Take 10

Belfast Telegraph - Weekend - - INTERVIEW -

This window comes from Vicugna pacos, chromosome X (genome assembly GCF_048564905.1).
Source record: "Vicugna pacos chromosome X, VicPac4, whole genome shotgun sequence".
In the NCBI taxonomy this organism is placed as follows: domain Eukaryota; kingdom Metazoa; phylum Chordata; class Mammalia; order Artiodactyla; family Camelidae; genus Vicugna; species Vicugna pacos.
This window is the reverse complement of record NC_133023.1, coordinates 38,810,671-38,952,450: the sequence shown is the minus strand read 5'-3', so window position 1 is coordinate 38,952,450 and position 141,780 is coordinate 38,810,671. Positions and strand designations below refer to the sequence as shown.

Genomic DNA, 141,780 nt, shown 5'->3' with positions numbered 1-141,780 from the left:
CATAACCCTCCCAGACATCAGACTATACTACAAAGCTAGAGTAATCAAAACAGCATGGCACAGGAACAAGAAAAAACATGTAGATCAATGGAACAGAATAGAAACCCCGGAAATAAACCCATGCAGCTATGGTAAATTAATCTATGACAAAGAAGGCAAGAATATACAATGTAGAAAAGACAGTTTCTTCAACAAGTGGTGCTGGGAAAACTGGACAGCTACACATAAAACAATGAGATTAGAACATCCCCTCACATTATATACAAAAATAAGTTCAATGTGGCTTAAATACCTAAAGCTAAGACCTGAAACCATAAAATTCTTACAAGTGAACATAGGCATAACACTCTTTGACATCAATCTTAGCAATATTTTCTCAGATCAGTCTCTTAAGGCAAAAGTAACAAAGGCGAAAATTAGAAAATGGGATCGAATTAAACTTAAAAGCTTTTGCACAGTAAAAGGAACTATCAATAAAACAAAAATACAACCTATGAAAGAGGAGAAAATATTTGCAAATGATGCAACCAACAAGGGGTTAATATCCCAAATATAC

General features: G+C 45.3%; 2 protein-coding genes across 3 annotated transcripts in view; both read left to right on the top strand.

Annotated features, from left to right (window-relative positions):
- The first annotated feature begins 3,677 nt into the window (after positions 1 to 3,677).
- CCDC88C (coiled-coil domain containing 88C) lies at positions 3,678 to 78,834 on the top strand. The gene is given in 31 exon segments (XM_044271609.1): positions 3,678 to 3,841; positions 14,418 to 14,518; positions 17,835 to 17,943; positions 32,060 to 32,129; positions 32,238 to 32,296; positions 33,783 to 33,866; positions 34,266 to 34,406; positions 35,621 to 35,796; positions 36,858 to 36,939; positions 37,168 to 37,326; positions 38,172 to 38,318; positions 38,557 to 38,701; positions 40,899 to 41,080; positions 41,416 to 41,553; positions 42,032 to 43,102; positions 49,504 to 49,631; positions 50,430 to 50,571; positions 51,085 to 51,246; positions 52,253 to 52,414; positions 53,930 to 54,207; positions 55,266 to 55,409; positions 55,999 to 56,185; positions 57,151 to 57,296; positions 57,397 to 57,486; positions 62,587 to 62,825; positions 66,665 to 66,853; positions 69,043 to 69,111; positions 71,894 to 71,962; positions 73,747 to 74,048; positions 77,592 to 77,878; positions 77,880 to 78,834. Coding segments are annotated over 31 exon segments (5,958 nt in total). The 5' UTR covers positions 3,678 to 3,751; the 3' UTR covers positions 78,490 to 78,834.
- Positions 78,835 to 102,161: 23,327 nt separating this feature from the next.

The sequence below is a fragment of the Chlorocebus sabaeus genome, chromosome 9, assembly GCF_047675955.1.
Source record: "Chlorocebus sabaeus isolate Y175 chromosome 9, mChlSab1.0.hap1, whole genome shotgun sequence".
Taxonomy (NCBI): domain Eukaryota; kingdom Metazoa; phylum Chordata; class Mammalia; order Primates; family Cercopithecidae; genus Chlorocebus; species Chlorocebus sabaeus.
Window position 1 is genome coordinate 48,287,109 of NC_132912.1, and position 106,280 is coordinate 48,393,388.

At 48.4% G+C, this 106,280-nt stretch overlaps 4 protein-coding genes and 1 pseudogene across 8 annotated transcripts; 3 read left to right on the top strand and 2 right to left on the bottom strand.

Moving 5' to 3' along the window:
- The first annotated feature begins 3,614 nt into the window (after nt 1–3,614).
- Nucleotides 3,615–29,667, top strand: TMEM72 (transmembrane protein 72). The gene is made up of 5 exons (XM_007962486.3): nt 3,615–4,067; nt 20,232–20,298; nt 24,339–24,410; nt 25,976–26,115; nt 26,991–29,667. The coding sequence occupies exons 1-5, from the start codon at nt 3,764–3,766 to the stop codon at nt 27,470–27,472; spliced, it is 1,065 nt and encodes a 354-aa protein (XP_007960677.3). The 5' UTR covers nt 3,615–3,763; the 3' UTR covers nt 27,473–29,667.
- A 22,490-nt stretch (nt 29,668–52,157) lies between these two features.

1. What is your ear­li­est me­mory? As a small child my par­ents woke me, my brother and sis­ter very early one morn­ing and took us to Can­nock Chase, a nearby for­est, to see wild deer. I re­mem­ber it be­ing dark, then dawn­ing misty through the trees and I can still hear the re­mark­able sound of the male deer call­ing in the dis­tance. It was a mag­i­cal mo­ment for a child and has stayed vivid in my mind ever since. 2. Who is the most im­por­tant per­son in your life? My wife, Tracey. We met at a Christ­mas party when we were 16 and for me it was love at first sight. She took a lit­tle bit more time but a few months later we were dat­ing and this year we cel­e­brated our sil­ver wed­ding an­niver­sary. She has been my clos­est friend and the cen­tre of my world for over 30 years. 3. Shock us! Tell us some­thing sur­pris­ing about your­self? The thing that seems to sur­prise most peo­ple is that I’m a poet. In my day job I’m a com­puter pro­gram­mer and tech­ni­cal di­rec­tor of a soft­ware com­pany so peo­ple who know me from that field are of­ten shocked to dis­cover that I write and per­form po­etry. I wrote a line in one of my first per­for­mance pieces (I am not a poet) that summed it up. “Po­ets don’t look like me ... when peo­ple look at me they tend to think: Prob­a­bly works in IT”. 4. What is your great­est fear? The clos­est thing I’ve ever had to a pho­bia is a fear of be­ing trapped in a small space. Thought of a space where I can’t move freely is my ab­so­lute night­mare. 5. What makes you most happy? Cre­at­ing some­thing, ei­ther in soft­ware or in writ­ing. Fig­ur­ing out the code to make a com­puter do some­thing use­ful or fun or find­ing the best words in the best or­der to make an au­di­ence laugh or feel a strong emo­tion al­ways makes me happy. 6. And your big­gest re­gret? I re­gret that I didn’t start writ­ing ear­lier in my life. I wrote a poem in pri­mary school that was pub­lished in the lo­cal news­pa­per and was read out at the school as­sem­bly in front of ev­ery­one. Af­ter that I didn’t write an­other poem un­til I was well into my 30s. I had a no­tion all that time that I re­ally wanted to be a writer, but I was too scared and em­bar­rassed to ac­tu­ally give it a try. 7. How do you chill out? The place I al­ways feel the most re­laxed is in a book­shop, of any kind. There’s some­thing about brows­ing through shelves, hold­ing books and buy­ing them that soothes me. Read­ing them is also great of course but, hon­estly, I think I get as much plea­sure from just hoard­ing them and pil­ing them up. One day I will be found dead buried un­der a top­pled stack of pa­per­backs and peo­ple will say “it’s how he would have wanted to go”. 8. What’s the most im­por­tant les­son you’ve learned in life? Em­bar­rass­ment will never kill you but re­gret might. 9. The book and film that mean the most to you, and why? The book would be The Hitch­hiker’s Guide to the Gal­axy by Dou­glas Adams. I read it in about 1979 and still have that hard­back edi­tion (I think it ac­tu­ally be­longs to my Dad). The beau­ti­ful writ­ing style and the sense of hu­mour struck me as per­fect. The film I have watched the most would be The Ma­trix. The com­bi­na­tion of new, com­plex ideas, com­puter sci­ence and great ac­tion se­quences makes it al­most a per­fect film for me. 10. If you could change one thing about your­self, what would it be and why? I am, and al­ways have been, very clumsy. I would like to be more grace­ful and less of a klutz. To find out more or to book tick­ets, visit the­johno­con­nor­writ­ingschool.com

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